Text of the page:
Farmers To Use Laser Technology To Fight Bats And Birds

By   July 2, 2015

Laser TechnologyFarming is all about dirt, plows, seeds and tractors … until now!  The laser technology that was initially developed for airports to scare away birds is making its self a valuable tool around the farm now. For farmers wanting to protect their crop, this laser beam device just may keep not only birds away but bats too!

The founder of Bird Control Group, Steinar Henskes, said these light devices are an eco-friendly way of to control birds. He is also trying to get the word out to Australian farmers it may be what they need to keep bats away too.

“We in Europe don’t experience the bat problems like Australians do, so I would love to talk to the industry and innovative farmers to trial the equipment on the bats to see if we can reduce the damages,” and he went on to say “There’s definitely the potential, as the bats come during night time and during night time the laser is much more effective.”

Trying to strike a balance Mr Henskes said, of keeping crop on trees and still managing pests is a critical mission for the farming industry’s reputation. He believes this new technology is the answer to that.

“You want a win-win where you can live with nature and keep animals at a distance from commercial activities,” he said. He went on to say, “You don’t want to shoot them and you don’t want to kill them, which is bad from a company perspective and a regulatory one. It’s important to do it in a sustainable way from an ethical point of view.”

Animal pests and birds have been known to acclimate to the eco-friendly methods that have been used to control them in the past. Methods like sound scaring devices and just old fashioned common scarecrows. Nonetheless, Mr Henskes feels that lasers offers a long-term solution for more security because the birds, and possibly bats, perceive the laser beam as a physical threat.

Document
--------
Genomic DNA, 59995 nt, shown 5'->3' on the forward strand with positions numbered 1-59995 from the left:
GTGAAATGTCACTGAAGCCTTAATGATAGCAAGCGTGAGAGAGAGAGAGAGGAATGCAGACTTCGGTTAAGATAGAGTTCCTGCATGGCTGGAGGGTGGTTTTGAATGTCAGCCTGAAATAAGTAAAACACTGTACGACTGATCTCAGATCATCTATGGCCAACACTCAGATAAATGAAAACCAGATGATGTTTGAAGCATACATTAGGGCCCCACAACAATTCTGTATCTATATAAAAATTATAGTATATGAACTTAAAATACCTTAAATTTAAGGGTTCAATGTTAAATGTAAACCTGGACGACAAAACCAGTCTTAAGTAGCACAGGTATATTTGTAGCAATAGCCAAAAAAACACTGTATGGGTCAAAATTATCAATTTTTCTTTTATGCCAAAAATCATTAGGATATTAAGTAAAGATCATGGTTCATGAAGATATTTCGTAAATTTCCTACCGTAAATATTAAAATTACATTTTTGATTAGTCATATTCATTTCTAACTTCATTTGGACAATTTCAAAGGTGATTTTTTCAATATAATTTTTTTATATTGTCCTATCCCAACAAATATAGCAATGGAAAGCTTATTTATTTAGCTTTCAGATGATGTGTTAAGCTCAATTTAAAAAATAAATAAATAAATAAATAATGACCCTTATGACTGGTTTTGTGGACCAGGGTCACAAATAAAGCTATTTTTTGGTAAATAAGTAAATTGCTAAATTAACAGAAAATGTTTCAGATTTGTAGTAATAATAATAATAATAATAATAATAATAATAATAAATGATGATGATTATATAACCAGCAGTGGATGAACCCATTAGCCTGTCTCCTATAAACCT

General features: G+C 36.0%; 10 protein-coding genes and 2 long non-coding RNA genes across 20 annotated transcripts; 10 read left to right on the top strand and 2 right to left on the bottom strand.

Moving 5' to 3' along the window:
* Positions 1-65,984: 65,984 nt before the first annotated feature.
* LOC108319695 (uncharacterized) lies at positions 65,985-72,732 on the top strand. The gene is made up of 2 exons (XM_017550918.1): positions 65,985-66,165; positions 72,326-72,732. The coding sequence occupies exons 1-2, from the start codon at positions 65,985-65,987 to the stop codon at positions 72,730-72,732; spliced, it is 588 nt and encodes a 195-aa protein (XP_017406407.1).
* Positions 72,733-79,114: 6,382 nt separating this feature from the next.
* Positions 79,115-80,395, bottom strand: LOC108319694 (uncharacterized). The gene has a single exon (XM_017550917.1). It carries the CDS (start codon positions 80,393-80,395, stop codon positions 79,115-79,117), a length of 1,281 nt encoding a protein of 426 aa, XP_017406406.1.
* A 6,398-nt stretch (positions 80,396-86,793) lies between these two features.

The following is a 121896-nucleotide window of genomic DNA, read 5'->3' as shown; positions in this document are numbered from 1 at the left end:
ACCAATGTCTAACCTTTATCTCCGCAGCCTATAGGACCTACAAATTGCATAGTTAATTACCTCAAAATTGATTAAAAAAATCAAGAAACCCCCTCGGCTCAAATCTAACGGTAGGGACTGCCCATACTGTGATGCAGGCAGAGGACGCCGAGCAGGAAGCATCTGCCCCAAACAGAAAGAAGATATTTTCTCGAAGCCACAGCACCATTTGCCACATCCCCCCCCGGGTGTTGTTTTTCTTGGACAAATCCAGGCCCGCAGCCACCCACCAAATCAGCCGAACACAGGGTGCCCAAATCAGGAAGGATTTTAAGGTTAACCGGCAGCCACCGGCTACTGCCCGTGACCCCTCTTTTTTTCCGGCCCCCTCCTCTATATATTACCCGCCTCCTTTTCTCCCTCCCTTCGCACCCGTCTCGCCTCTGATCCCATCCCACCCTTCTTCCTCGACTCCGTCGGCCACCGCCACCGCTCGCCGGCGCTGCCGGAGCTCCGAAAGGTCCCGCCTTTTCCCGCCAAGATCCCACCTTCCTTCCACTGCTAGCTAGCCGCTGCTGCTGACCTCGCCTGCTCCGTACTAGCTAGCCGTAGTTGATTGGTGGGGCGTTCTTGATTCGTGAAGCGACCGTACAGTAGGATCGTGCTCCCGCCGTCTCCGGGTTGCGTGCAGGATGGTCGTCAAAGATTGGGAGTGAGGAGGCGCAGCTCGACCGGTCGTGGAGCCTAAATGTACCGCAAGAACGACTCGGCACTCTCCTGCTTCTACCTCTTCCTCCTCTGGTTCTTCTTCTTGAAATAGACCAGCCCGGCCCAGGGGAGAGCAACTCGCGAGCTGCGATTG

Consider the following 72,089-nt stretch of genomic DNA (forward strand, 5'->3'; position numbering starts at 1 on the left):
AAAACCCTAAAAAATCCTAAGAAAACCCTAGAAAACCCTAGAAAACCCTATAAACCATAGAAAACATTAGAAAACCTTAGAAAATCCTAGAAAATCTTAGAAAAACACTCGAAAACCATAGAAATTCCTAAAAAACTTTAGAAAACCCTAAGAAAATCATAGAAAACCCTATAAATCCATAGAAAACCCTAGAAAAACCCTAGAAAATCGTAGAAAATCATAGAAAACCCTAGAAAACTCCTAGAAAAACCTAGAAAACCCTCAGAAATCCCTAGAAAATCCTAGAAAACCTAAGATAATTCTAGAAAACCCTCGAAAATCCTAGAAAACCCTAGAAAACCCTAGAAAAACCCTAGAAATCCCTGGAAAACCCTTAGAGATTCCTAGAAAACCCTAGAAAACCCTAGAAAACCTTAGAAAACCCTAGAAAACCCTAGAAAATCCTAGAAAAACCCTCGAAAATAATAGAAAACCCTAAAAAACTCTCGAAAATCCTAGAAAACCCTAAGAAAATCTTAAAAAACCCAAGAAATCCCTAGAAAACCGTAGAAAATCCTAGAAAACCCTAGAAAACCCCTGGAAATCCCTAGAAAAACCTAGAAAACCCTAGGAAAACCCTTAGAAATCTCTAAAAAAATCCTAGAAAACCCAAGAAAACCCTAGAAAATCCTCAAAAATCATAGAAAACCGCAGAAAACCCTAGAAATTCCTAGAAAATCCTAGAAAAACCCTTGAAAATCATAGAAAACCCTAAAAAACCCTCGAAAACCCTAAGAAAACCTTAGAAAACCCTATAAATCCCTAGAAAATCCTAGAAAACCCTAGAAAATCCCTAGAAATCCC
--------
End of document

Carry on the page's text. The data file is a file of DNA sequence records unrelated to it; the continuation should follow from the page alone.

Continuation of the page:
“The birds perceive the laser beam as a physical danger, so by moving it towards them they get scared and fly away,” he said. Henskes went on to say “We really approach them in a comfort zone, so it’s the same reflex they use when a car drives towards them. The challenge for those wanting to use laser technology to control pests was that it was more effective at night time than during the day. Basically during the day it can be effective, but the range is way less.”

“During dawn, dusk and night time it can be 2,000 metres in range compared to day time where it can only do 300 metres. It’s still effective but the range is less, but it could be combined with other techniques. As a standalone it can still be effective. It just depends on which time of the day the birds cause problems, and then you might need denser implementation of the devices.”

Mr Henskes admits there was the lasers have a potential to be misused by anyone that would want to cause trouble, such as shining them on aircraft. He does feel that company has a social responsibility of selling the lasers only to those who are using them as intended.

“We make sure we have very good instructions and make sure we know who to sell to. Economically the laser also has a barrier, because the laser is too expensive for a teenager to play around with. So it comes down to [issuing] instructions, training and safety instructions in terms of how to deal with it, what to do and what not to do with it.”